Like many universities, the Department of Theatre has it's own "homecoming" celebrations each fall when it invites alumni to return to their Alma Mater and to the stages of the Phoenix Theatre. Chosen from an annual call for submissions (see below for next year's), the department's "Spotlight On Alumni" profiles the successes of our graduates on stage in a new or preproduced work. This year, we're proud to present Love Kills, produced by Theatre Inconnu and featuring three alumni, Clayton Jevne (BFA '85, MFA '87 and PhD '03), Marina Lagacé (BFA '10) and Cam Culham (MFA '03). Read on to hear more about Love Kills and the 1958 event that this rock musical is based on.
In his critically acclaimed rock musical Love Kills, OBIE Award-winning, New York playwright Kyle Jarrow revisits the aftermath of one of America's most shocking killing sprees. Through music and dialogue, Jarrow brings us inside the jail and inside the hearts of two teenage lovers, 19 year-old Charlie Starkweather and his 14 year-old girlfriend Caril Ann Fugate. Leaving the horrors of the eleven murders to our imagination, the play follows the psychological intrigue of the investigation and tries to get us to understand the influences on their actions.
In 1958, Charlie Starkweather was part of a new generation of teenagers that were caught between the wholesome morality of the early 1950s and the social and political upheaval of the 1960s. In cinema, new heroes like James Dean in Rebel Without a Cause (1956) and Marlon Brando in The Wild One (1953) were influencing their music, clothes and attitudes. With their hair combed back, their jeans rolled up, and clad in black leather jackets, these youths found themselves questioning their parents and society. Starkweather was a social outcast who embraced the idea of rebellion and was influenced by these films.
The events in the quiet town of Lincoln, Nebraska, shook all of America to its moral core in 1958. These two teenagers shot and sometimes mutilated eleven people, most of whom they knew, including Caril's mother, step father and baby sister. It's hard to imagine by today's mass-media standards -- where murder tops each evenings news cast -- how frightening this would be in a town where almost everyone knew each other. As the Omaha World-Herald editorial commented in 1958, it was not only the horrific nature of the crimes that frightened America so much, but also the fact that they were representative of a generation of seemingly normal teenagers who were turning away from traditional values.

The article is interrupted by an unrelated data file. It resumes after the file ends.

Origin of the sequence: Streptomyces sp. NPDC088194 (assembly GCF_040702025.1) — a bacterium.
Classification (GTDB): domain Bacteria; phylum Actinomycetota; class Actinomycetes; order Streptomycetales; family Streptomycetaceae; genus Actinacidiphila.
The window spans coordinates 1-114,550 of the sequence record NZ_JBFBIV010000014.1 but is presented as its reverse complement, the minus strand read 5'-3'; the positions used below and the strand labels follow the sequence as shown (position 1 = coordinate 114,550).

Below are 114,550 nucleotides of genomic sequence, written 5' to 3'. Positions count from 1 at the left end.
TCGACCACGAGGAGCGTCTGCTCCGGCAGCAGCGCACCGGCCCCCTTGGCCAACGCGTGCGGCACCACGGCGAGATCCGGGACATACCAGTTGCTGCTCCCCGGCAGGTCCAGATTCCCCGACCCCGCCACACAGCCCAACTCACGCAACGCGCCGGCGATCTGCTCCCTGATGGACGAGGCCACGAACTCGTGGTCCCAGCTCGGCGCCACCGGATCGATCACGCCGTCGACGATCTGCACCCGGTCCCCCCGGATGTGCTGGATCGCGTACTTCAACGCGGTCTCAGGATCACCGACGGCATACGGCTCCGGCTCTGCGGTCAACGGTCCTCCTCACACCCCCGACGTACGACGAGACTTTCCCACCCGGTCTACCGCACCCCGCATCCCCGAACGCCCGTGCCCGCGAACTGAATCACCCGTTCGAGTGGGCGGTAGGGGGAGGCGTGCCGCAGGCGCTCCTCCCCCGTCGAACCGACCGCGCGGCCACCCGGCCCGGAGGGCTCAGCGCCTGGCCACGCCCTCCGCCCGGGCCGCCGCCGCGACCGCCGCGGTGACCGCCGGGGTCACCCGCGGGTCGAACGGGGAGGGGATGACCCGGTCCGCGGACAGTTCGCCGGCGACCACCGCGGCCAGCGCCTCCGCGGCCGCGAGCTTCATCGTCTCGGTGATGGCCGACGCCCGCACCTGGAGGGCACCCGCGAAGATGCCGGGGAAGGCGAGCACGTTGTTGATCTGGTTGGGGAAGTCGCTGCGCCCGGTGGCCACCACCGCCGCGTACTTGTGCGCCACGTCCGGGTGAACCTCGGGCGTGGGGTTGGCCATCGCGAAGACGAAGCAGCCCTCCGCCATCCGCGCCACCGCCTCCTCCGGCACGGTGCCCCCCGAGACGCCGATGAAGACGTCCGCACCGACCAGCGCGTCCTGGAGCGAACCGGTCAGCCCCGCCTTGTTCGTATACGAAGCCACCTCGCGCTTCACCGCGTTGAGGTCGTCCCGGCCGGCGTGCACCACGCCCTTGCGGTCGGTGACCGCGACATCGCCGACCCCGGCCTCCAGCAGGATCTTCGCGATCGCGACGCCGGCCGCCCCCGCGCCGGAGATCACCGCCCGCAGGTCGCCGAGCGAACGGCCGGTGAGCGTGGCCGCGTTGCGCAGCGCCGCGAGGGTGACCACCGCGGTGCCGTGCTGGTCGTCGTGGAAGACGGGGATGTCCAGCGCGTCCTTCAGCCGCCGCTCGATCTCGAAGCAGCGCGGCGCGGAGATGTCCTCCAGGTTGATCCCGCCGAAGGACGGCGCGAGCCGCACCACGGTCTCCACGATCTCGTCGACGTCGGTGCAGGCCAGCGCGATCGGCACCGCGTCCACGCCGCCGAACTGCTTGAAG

"If Charles Starkweather were a case apart, a biological accident, a monstrous freak of nature, then today all Americans could take a deep breath of relief and give thanks that his mad career of murder had been brought to an end. But although his crimes were of a violence beyond precedent, nevertheless there was a certain flavor to the Starkweather story which brought back to mind a thousand others which have been told in recent years to an unbelieving America. The sideburns, the tight blue jeans, the black leather jacket – those have become almost the uniform of juvenile hoodlums. And the snarling contempt for discipline, the blazing hate for restraint, have become a familiar refrain in police stations and juvenile courts throughout the land. To a greater degree than ever before, influences are pulling some youngsters away from the orbit of the home, the school, and the church, and into the asphalt jungle. That is the problem." (Omaha World-Herald)
The senseless, seemingly unprovoked nature of their brief and explosive burst of violence has continued to fascinate and disturb a new generation. It has inspired books, movies, and songs including Bruce Springsteen’s song “Nebraska,” and a plethora of films including Oliver Stone’s Natural Born Killers, Terence Malick’s Badlands, Dominec Sena’s Kalifornia, David Lynch’s Wild at Heart and Tony Scott’s True Romance (written by Quentin Tarantino). And of course, Kyle Jarrow's play, Love Kills.